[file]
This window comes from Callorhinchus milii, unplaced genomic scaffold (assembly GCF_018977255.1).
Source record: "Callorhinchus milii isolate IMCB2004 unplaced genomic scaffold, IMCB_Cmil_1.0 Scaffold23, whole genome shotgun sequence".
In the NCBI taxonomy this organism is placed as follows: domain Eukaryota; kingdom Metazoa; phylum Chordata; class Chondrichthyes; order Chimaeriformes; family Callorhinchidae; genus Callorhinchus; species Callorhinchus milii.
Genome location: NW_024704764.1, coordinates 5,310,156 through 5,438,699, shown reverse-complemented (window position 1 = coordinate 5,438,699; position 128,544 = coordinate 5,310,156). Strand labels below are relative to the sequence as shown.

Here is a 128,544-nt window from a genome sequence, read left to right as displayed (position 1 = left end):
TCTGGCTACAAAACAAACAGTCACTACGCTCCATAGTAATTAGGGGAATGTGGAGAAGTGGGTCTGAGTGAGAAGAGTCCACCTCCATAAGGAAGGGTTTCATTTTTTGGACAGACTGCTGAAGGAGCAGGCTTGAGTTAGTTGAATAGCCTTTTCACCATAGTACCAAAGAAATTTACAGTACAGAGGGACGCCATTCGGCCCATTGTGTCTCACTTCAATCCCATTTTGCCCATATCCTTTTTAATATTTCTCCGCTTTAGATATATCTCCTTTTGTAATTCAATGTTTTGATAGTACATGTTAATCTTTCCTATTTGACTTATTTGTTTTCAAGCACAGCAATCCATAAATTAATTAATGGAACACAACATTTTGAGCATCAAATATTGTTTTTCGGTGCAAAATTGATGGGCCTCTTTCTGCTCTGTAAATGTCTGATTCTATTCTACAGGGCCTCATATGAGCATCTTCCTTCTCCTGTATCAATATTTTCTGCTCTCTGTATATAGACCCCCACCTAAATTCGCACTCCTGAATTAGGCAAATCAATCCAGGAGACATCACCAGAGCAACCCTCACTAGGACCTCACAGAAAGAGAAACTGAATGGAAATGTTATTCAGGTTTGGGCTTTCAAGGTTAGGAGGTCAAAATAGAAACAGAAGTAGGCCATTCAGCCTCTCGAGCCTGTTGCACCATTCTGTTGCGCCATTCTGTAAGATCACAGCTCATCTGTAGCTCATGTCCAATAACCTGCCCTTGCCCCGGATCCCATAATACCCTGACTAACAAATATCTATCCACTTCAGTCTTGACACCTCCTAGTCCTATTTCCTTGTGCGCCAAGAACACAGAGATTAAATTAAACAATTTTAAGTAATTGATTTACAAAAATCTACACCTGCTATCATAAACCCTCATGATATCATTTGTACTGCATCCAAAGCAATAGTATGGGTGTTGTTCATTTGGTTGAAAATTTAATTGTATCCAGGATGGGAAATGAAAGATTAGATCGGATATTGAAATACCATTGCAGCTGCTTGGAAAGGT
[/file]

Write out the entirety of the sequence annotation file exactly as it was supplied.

This window comes from Callorhinchus milii, unplaced genomic scaffold (assembly GCF_018977255.1).
Source record: "Callorhinchus milii isolate IMCB2004 unplaced genomic scaffold, IMCB_Cmil_1.0 Scaffold23, whole genome shotgun sequence".
In the NCBI taxonomy this organism is placed as follows: domain Eukaryota; kingdom Metazoa; phylum Chordata; class Chondrichthyes; order Chimaeriformes; family Callorhinchidae; genus Callorhinchus; species Callorhinchus milii.
Genome location: NW_024704764.1, coordinates 5,310,156 through 5,438,699, shown reverse-complemented (window position 1 = coordinate 5,438,699; position 128,544 = coordinate 5,310,156). Strand labels below are relative to the sequence as shown.

Here is a 128,544-nt window from a genome sequence, read left to right as displayed (position 1 = left end):
TCTGGCTACAAAACAAACAGTCACTACGCTCCATAGTAATTAGGGGAATGTGGAGAAGTGGGTCTGAGTGAGAAGAGTCCACCTCCATAAGGAAGGGTTTCATTTTTTGGACAGACTGCTGAAGGAGCAGGCTTGAGTTAGTTGAATAGCCTTTTCACCATAGTACCAAAGAAATTTACAGTACAGAGGGACGCCATTCGGCCCATTGTGTCTCACTTCAATCCCATTTTGCCCATATCCTTTTTAATATTTCTCCGCTTTAGATATATCTCCTTTTGTAATTCAATGTTTTGATAGTACATGTTAATCTTTCCTATTTGACTTATTTGTTTTCAAGCACAGCAATCCATAAATTAATTAATGGAACACAACATTTTGAGCATCAAATATTGTTTTTCGGTGCAAAATTGATGGGCCTCTTTCTGCTCTGTAAATGTCTGATTCTATTCTACAGGGCCTCATATGAGCATCTTCCTTCTCCTGTATCAATATTTTCTGCTCTCTGTATATAGACCCCCACCTAAATTCGCACTCCTGAATTAGGCAAATCAATCCAGGAGACATCACCAGAGCAACCCTCACTAGGACCTCACAGAAAGAGAAACTGAATGGAAATGTTATTCAGGTTTGGGCTTTCAAGGTTAGGAGGTCAAAATAGAAACAGAAGTAGGCCATTCAGCCTCTCGAGCCTGTTGCACCATTCTGTTGCGCCATTCTGTAAGATCACAGCTCATCTGTAGCTCATGTCCAATAACCTGCCCTTGCCCCGGATCCCATAATACCCTGACTAACAAATATCTATCCACTTCAGTCTTGACACCTCCTAGTCCTATTTCCTTGTGCGCCAAGAACACAGAGATTAAATTAAACAATTTTAAGTAATTGATTTACAAAAATCTACACCTGCTATCATAAACCCTCATGATATCATTTGTACTGCATCCAAAGCAATAGTATGGGTGTTGTTCATTTGGTTGAAAATTTAATTGTATCCAGGATGGGAAATGAAAGATTAGATCGGATATTGAAATACCATTGCAGCTGCTTGGAAAGGT